Rethinking Your Winter Drinks | El Camino Hospital
There is nothing more satisfying than a warm drink on a cold day. But, not all warm drinks are created equally. Here, we’re breaking down the best and worst drinks to enjoy this winter.

Best: Healthier Hot Chocolate

Sometimes you just need a bit of chocolate. Or, when getting your morning cup of joe, you need something for the kids. But a standard order of hot chocolate is laden with copious amounts of sugar. Make the order healthier by asking for half (or even one-quarter) of the chocolate, and skip the whipped cream. Add a shot of espresso for an extra kick, and a pump of sugar free peppermint syrup for a bit of holiday cheer.

Worst: Blended Coffee Drinks

Sugary syrups, whole milk and whipped cream make the calories soar in these types of beverages. Even a seemingly innocent blended iced coffee can have almost 200 calories, and nutritionally speaking, it’s more like a milkshake. Fancy coffee drinks are a prime example of how liquid calories add up.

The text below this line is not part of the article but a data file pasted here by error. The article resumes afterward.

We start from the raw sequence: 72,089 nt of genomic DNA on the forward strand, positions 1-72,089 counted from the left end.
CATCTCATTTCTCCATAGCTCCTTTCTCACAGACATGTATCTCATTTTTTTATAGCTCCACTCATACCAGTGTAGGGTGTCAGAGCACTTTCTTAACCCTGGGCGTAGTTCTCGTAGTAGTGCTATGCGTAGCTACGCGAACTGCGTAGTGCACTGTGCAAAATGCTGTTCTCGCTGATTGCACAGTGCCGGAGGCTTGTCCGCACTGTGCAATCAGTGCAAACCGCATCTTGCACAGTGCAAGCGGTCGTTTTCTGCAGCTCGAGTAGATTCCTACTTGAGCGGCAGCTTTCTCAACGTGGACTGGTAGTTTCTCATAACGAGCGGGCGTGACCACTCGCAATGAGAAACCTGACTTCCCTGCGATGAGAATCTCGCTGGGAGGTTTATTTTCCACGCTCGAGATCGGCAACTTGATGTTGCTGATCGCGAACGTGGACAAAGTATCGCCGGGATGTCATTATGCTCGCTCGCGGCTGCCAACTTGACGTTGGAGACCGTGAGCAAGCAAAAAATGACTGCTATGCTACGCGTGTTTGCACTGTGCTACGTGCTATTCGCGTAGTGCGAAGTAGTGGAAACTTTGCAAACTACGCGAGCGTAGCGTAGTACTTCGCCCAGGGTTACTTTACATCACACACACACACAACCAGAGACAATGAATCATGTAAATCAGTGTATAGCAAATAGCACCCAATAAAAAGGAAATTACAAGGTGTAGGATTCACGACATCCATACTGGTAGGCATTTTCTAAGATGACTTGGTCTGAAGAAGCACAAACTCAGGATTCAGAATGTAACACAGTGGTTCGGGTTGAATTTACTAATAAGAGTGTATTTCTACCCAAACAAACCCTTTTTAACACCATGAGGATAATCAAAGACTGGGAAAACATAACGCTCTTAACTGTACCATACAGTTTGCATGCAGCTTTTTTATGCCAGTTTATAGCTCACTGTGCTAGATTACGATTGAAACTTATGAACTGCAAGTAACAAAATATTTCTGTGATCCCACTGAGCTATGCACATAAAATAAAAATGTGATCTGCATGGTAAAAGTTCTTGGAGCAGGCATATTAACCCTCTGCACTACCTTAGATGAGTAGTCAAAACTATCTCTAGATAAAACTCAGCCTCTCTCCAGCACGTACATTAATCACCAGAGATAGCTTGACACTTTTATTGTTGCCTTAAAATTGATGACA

Best: Apple cider

The apple and its juice – packed with vitamins, calcium, potassium and magnesium – provides a big health punch. Order a steamed apple juice, and ask for ground cinnamon or a cinnamon stick to be added.

Worst: Pumpkin Spice Latte

We’ve all read the headlines about the chemicals that grace this cold-weather favorite. How can something that tastes so good be so bad for you? While we believe in the “everything in moderation” position of healthy nutrition, we can’t in good conscience recommend this one.

Best: Holiday Americano

Sometimes classic is best. To change it up, we recommend adding a splash of almond or soy milk and a pump of your favorite sugar free syrup.

Worst: Sugary coffee drinks

The menus of popular coffee chains are riddled with drinks loaded with chocolate, white chocolate, caramel and other sugary syrups. It’s easy to get caught up in the moment and order something that isn’t necessarily the best nutritional choice. Our advice? Just say no.

 

This article first appeared in the December 2018 edition of the HealthPerks newsletter.

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